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EA's Frank Gibeau admits that DRM is a 'failed, dead-end strategy'

NEWS | ? Comments |

Author: Nicholas Greene  

Chalk up a win for user rights. Well... sort of. Speaking to GamesIndustry International at the Game Developers Conference, EA Games chief Frank Gibeau mused about DRM, SimCity, and what the publisher was trying to achieve, claiming that DRM had "absolutely nothing" to do with the design decisions they made in the game's creation. 

"DRM was never brought up once," Gibeau said, referring to the design meeting for SimCity. "You don't build an MMO because you're thinking of DRM - you're building a massively multiplayer experience, that's what you're building." 

EA admits that DRM is a "failed, dead-end strategy."

"DRM is a failed, dead-end strategy. It's not a viable strategy for the gaming business. So what we tried to do is creatively build an online service in the SimCity universe, and that's what we sought to achieve. For the folks who have conspiracy theories about evil suits at EA forcing DRM down the throats of Maxis, that's not the case at all."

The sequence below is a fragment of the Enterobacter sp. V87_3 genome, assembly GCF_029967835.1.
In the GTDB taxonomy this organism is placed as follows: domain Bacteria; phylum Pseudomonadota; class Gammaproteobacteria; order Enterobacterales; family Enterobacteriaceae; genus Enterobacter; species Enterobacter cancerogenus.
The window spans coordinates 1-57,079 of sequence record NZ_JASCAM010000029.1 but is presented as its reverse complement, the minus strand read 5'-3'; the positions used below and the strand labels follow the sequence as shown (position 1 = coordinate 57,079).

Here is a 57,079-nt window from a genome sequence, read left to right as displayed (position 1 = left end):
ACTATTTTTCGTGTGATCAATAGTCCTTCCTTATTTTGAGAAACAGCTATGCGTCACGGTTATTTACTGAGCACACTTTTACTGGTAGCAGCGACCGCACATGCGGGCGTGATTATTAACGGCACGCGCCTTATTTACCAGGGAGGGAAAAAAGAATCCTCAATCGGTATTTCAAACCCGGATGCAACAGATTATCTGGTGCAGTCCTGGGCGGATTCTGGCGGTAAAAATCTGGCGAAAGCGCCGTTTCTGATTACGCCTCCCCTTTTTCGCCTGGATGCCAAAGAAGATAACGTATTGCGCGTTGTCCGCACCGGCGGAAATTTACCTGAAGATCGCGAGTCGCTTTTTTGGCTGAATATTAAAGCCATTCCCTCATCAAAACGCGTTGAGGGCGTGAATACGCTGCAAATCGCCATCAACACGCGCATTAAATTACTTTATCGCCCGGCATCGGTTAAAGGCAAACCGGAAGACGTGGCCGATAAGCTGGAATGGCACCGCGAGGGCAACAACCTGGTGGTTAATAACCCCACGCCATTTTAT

"At no point in time did anybody say 'you must make this online'. It was the creative people on the team that thought it was best to create a multiplayer collaborative experience," continued Gibeau, adding that EA probably should have done a beter job in ensuring that the community understood the MMO nature of the title coupled with the need for constant connectivity. 

EA admits that DRM is a "failed, dead-end strategy."

There are a few valuable insights in what Gibeau has said, but ultimately they seem to have fallen flat. Like it or not, what EA did with SimCity was essentially DRM, and basically caused the launch to implode upon itself. Hopefully the publisher realizes this at some point in the near future. 

Source: GamesIndustry International

Posted on: 03/28/2013 | ? Comments
Tags: SimCity, EA, Electronic Arts, EA Games, Frank Gibeau, Maxis, Always-On DRM, Video Game News
Nicholas Greene

A gamer at heart, Nick started writing when he was a child. He holds a BA in English, works as a freelancer, and loves every minute of it. One day, he hopes to net himself a career in game design - but that's something for the future.

The views of GameDynamo's writers are not necessarily the views of the website as a whole. However, we support freedom of speech and enjoy diverse opinions about video games. Hopefully you do too!

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